"Behind the scenes the threads of all this were in the hands of the embassies and governments of the Entente. At an inter-allied conference in London the western friends ‘forgot’ to invite the Russian ambassador (...) This mockery of the ambassador of the Provisional Government and the demonstrative exit of the Kadets from the government - both events happening on the 2nd of July - had the same purpose: to bring the Compromisers to their knees" ().
The Menshevik and SR parties, still in the process of joining the bourgeoisie, inexperienced in their role, full of hesitations and petty bourgeois vacillations, and still with small proletarian-internationalist oppositions within their ranks, were not initiated into the counter-revolutionary plot, but manoeuvred into the role designated to them by their senior bourgeois leaders.
3. The threat to immediately transfer combative revolutionary regiments from the capital straight to the front. In fact, the explosion of the class struggle in response to these provocations was initiated, not by the workers but the soldiers, and politically incited not by the Bolsheviks but by the anarchists.
"In general the soldiers were more impatient than the workers - both because they were directly threatened with a transfer to the front, and because it was much harder for them to understand considerations of political strategy. Moreover, each one had his own rifle; and ever since February the soldier had been inclined to over-estimate the independent power of a rifle" ().
The soldiers immediately undertook to win the workers for their action. At the Putilov Works, the biggest Russian workers’ concentration, they made their most decisive breakthrough.
"About ten thousand men assembled. To shouts of encouragement, the machine-gunners told how they had received an order to go to the front on the 4th of July, but they had decided ‘to go not to the German front, against the German proletariat, but against their own capitalist ministers’. Feeling ran high. ‘Come on, let’s get moving’ cried the workers" ().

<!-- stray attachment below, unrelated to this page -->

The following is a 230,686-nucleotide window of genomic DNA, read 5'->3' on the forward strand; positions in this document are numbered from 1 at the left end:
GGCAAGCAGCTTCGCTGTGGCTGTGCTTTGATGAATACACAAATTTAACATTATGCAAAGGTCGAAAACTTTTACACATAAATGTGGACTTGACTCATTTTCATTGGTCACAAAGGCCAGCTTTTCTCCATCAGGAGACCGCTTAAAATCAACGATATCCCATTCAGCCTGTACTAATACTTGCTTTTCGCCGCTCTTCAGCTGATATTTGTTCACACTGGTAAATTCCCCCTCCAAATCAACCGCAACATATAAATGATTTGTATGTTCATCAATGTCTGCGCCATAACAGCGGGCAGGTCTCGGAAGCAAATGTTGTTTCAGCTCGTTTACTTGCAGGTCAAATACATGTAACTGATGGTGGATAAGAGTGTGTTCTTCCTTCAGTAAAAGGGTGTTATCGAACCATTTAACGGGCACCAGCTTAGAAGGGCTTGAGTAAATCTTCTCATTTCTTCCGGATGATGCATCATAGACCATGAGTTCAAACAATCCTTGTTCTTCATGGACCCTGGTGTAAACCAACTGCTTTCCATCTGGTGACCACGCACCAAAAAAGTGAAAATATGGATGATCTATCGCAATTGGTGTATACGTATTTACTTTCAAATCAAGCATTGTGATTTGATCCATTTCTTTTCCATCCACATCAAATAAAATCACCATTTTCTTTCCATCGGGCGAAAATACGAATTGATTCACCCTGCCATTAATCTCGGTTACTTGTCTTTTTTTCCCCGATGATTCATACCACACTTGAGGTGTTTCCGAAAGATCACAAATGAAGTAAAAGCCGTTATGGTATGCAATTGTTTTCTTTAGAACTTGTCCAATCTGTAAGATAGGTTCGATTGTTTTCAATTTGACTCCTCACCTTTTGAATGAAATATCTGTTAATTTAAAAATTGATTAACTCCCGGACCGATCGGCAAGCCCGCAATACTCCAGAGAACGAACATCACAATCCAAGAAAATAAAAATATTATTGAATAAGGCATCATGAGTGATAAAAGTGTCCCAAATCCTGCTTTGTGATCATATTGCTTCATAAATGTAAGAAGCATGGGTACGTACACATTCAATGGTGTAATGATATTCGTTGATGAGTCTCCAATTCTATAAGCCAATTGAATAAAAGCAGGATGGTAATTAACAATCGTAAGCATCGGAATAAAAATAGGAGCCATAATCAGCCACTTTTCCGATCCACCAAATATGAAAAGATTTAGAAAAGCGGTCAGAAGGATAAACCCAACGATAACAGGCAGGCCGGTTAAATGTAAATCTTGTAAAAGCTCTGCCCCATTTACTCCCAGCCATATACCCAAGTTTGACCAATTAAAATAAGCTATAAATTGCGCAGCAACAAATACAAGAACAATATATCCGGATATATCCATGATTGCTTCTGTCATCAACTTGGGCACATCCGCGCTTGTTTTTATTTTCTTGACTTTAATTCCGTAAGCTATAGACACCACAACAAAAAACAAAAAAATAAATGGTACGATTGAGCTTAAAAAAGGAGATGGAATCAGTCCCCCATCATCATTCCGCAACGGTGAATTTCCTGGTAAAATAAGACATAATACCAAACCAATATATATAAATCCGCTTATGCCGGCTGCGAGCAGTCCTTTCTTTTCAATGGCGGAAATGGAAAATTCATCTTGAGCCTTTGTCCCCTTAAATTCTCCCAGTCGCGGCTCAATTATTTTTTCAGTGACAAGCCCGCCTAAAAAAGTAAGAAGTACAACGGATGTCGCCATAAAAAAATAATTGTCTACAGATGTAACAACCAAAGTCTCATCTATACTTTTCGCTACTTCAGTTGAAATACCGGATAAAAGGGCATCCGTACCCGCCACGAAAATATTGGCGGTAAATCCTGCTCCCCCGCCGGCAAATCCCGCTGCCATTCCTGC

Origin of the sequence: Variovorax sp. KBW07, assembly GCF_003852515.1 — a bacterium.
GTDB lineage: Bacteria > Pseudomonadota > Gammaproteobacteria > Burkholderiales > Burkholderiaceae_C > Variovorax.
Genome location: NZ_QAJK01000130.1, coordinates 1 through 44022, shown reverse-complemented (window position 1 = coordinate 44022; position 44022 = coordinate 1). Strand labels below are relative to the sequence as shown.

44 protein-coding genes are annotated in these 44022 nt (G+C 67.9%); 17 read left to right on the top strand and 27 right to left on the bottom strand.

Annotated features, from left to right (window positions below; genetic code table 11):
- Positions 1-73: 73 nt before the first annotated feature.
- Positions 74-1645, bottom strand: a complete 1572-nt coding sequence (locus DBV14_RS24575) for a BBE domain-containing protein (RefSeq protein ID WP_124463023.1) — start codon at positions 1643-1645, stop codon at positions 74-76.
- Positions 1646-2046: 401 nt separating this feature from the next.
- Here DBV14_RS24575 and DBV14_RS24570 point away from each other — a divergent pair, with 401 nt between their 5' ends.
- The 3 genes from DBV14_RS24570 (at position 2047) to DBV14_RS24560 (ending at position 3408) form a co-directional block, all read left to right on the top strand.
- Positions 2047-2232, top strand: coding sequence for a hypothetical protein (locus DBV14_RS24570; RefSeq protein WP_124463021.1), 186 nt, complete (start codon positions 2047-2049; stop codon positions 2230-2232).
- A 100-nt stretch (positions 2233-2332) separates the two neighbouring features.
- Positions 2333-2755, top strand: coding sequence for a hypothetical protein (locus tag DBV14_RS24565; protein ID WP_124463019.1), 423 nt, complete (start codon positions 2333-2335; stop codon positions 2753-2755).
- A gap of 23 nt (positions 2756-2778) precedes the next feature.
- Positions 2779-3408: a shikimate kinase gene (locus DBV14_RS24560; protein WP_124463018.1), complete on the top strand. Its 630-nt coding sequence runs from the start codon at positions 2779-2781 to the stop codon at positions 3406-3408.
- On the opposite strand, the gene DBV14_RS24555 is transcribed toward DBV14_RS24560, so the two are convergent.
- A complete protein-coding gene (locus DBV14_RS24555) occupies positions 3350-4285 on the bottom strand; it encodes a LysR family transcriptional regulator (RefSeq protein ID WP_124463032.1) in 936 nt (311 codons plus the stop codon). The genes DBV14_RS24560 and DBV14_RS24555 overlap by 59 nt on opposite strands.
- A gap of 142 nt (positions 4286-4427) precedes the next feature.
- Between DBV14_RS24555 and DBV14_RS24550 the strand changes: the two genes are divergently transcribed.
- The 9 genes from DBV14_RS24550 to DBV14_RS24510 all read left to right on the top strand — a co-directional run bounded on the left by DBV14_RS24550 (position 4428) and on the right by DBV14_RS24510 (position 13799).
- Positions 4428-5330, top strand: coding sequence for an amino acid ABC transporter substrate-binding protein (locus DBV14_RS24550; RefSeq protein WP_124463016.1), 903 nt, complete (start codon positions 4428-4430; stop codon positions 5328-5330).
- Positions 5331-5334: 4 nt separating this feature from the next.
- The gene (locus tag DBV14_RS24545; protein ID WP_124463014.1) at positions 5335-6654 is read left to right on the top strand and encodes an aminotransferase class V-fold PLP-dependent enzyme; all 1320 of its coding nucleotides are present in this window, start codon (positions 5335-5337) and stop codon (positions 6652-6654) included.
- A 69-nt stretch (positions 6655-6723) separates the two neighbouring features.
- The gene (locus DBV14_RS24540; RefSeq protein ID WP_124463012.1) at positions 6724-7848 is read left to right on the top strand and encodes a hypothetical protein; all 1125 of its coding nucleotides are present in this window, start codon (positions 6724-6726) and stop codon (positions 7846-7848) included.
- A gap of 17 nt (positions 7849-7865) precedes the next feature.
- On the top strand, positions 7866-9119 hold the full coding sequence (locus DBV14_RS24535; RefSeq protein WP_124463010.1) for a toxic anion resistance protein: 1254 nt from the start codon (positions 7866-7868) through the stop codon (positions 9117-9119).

Within hours, the proletariat of the whole city had risen, armed itself and come together around the slogan "all power to the soviets", the slogan of the masses themselves.
The Bolsheviks avoid the trap and lead the proletariat around it
On the afternoon of July 3rd, delegates from the machine-gun regiments arrived to win the support of the city conference of the Bolsheviks, and were shocked to learn that the party was speaking out against the action. The arguments given by the party - that the bourgeoisie wanted to provoke Petrograd in order to blame it for the fiasco on the front, that the moment was not ripe for armed insurrection, and that the best moment for a more immediate major action would be when the collapse on the front was known to all - show that the Bolsheviks immediately grasped the meaning and danger of the events. In fact, already since the June 18th demonstration the Bolsheviks had been publicly warning against a premature action.
Bourgeois historians have recognised the remarkable political intelligence of the party at that moment. Indeed, the Bolshevik party was imbued with the conviction that it is imperative to study the nature, strategy and tactics of the class enemy to be able to respond and intervene correctly at each moment. It was steeped in the marxist understanding that the revolutionary seizure of power is a form of art or science, where an insurrection at an inopportune point and the failure to seize power at the correct moment are both equally fatal.
But as correct as the analysis of the party was, to have stopped here would have meant falling for the trap of the bourgeoisie. The first decisive turning point during the July Days came the same night, when the Central Committee and the Petrograd Committee of the party decided to legitimise the movement and put itself at its head, but in order to assure its "peaceful and organised character". As opposed to the spontaneous and chaotic events of the previous day, the gigantic demonstrations of July 4th betrayed the "ordering hand of the party". The Bolsheviks knew that the goal the masses had set themselves, of obliging the Menshevik and SR leadership of the soviet to take power in the name of the workers’ councils, was an impossibility. The Mensheviks and SRs, presented today by the bourgeoisie as the real defenders of soviet democracy, were already integrating themselves into the counter-revolution and waiting for an opportunity to have done with the workers' councils. The dilemma of the situation, the still insufficient consciousness of the mass of the proletariat, was concretised in the famous story of an enraged worker waving his fist under the chin of one of the "revolutionary" ministers shouting "Take power, son of a bitch, when we give it to you". In reality, the ministers and soviet misleaders were playing for time until regiments loyal to the government arrived.